There were balls and gatherings, concerts and card games in the Upper and Lower Assembly Rooms. Each day people met in The Pump Rooms (see Rowlanson’s image above – Wikimedia) to see who was newly arrived in the city, to make introductions (and to be introduced) and perhaps most importantly to exchange gossip, and arrange social events. The theatre too, was well attended with a continually changing programme of popular contemporary productions, drawing some of the finest actors and performers of the age.

People also entertained at home, and yet one of the most favoured social events (weather permitting) was simply “promenading” in the popular shopping areas like Milsom Street, or the many purpose-built, Parades and Parks, like Jane’s favourite, Sydney Gardens. These were the places to see and be seen, the places where accidental meetings might be expected, or could be contrived. As Catherine Morland remarks in “Northanger Abbey”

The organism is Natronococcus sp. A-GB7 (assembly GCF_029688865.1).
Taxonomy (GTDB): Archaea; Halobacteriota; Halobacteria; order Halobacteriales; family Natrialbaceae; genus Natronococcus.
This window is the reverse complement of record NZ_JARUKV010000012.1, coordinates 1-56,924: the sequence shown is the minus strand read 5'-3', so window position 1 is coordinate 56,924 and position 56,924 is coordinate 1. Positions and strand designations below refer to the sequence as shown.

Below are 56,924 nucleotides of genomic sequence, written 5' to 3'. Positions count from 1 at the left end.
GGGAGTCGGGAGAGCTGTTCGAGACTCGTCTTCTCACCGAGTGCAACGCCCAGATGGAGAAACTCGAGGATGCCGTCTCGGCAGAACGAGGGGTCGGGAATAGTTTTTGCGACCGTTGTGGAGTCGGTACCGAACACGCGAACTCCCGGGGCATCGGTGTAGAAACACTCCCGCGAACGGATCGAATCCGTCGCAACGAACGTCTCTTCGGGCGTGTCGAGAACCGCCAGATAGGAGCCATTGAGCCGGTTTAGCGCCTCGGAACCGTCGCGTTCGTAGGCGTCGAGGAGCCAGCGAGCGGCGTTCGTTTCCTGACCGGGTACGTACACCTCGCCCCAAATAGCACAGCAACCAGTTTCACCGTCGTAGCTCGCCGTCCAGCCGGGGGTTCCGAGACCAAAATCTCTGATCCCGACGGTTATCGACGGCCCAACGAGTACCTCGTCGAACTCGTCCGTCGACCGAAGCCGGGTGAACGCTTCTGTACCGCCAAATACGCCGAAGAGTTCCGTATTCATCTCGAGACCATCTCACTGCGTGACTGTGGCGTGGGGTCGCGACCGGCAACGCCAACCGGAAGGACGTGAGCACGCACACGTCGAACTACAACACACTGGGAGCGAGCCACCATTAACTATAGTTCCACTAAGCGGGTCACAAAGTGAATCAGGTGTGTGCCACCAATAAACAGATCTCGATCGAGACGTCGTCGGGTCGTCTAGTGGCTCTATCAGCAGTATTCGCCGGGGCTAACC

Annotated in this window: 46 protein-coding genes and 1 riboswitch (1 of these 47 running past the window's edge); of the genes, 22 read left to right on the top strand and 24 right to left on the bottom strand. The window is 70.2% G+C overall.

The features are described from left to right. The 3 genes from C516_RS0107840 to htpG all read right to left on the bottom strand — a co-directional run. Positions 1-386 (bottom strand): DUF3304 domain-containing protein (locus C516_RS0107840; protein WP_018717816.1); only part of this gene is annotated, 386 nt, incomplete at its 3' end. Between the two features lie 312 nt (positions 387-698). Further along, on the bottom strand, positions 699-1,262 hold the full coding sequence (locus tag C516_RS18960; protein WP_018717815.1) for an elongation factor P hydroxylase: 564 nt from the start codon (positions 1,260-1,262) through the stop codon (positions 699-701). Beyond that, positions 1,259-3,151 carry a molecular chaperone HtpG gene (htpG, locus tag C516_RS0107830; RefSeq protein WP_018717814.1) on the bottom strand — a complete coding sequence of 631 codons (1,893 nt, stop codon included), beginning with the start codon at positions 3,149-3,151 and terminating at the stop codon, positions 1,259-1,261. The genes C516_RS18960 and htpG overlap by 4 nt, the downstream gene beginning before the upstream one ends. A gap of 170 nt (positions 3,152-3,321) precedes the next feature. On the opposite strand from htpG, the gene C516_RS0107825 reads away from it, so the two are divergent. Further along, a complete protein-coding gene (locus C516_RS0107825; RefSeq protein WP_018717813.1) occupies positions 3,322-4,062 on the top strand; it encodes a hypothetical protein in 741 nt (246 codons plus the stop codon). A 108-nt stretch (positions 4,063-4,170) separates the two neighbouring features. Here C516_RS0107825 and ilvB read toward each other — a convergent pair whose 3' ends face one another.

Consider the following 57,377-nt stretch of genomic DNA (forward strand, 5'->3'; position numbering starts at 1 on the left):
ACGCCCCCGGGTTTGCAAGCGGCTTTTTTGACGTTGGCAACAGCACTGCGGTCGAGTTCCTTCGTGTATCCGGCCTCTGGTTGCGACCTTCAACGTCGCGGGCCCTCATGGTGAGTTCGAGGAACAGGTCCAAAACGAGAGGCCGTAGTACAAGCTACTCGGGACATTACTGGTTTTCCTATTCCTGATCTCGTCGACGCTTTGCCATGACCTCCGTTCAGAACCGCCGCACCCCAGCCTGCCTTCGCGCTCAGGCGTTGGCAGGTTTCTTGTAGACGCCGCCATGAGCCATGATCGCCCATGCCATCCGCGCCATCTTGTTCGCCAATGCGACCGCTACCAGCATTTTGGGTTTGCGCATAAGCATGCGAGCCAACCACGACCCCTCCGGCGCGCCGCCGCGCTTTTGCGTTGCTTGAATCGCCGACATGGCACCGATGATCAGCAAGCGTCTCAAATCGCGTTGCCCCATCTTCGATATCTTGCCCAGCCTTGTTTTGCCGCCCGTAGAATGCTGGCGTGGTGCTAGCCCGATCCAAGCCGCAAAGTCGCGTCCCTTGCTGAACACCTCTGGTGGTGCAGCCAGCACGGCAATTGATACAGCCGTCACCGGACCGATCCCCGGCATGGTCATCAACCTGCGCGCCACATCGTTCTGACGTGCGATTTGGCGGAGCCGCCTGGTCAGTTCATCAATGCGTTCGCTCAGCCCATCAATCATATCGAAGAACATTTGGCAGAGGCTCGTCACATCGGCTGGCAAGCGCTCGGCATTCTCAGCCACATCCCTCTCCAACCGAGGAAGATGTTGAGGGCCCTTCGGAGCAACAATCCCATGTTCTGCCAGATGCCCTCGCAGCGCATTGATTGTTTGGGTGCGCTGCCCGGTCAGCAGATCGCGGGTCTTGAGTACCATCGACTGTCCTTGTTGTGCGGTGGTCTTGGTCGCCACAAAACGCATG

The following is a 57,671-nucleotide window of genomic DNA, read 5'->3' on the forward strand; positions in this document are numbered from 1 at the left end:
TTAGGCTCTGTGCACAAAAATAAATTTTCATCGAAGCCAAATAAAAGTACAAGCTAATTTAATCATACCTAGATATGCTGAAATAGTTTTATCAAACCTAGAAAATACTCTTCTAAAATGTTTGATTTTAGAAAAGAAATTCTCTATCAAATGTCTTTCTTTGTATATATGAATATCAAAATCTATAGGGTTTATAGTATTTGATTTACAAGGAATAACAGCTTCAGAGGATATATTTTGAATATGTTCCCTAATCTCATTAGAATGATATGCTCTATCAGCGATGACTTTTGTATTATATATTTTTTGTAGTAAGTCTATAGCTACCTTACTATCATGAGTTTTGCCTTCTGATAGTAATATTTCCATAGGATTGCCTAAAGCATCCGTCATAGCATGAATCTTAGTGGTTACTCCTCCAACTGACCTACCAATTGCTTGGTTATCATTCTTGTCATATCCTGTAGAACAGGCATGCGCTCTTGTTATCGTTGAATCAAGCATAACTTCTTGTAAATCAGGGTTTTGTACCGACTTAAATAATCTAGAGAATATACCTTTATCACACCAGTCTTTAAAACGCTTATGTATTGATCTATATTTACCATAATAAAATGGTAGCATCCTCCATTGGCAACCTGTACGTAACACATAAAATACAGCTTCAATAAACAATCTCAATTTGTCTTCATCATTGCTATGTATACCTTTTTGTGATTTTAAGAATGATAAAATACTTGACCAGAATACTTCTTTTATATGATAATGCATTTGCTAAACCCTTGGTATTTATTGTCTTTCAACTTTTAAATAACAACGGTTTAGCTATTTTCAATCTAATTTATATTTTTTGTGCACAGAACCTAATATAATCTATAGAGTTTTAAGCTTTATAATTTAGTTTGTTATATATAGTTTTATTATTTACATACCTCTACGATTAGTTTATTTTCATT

a fine Sunday in Bath empties every house of its inhabitants, and all the world appears on such an occasion to walk about and tell their acquaintance what a charming day it is.

It would be easy to be swept away by images of “beautiful people” in a social whirl of high society events, set against a back-drop of some of the finest Georgian architecture in the world. Indeed that is the world that Jane Austen seems to present in her novels, yet that was not the whole truth, at least for Jane. The notorious British weather certainly often made promenading, or even attending events or visiting friends, difficult. As Jane said in a letter to her sister, Cassandra,

“We stopped in Paragon (a prestigious address where her wealthy uncle lived) as we came along, but it was too wet and dirty for us to get out.”

 It must also be remembered that Jane lived in Bath continuously (throughout the years) from 1801 to 1805, and the city was a very different place, out of Season. Being primarily a Spa, many of the resident population of Bath were of retirement age and not always in the best of health. As for eligible young men, only 39% of Bath’s population were male in 1801, and it is safe to assume that relatively few of these were eligible, and that even fewer were young. As Sir Walter Elliot observes in “Persuasion” –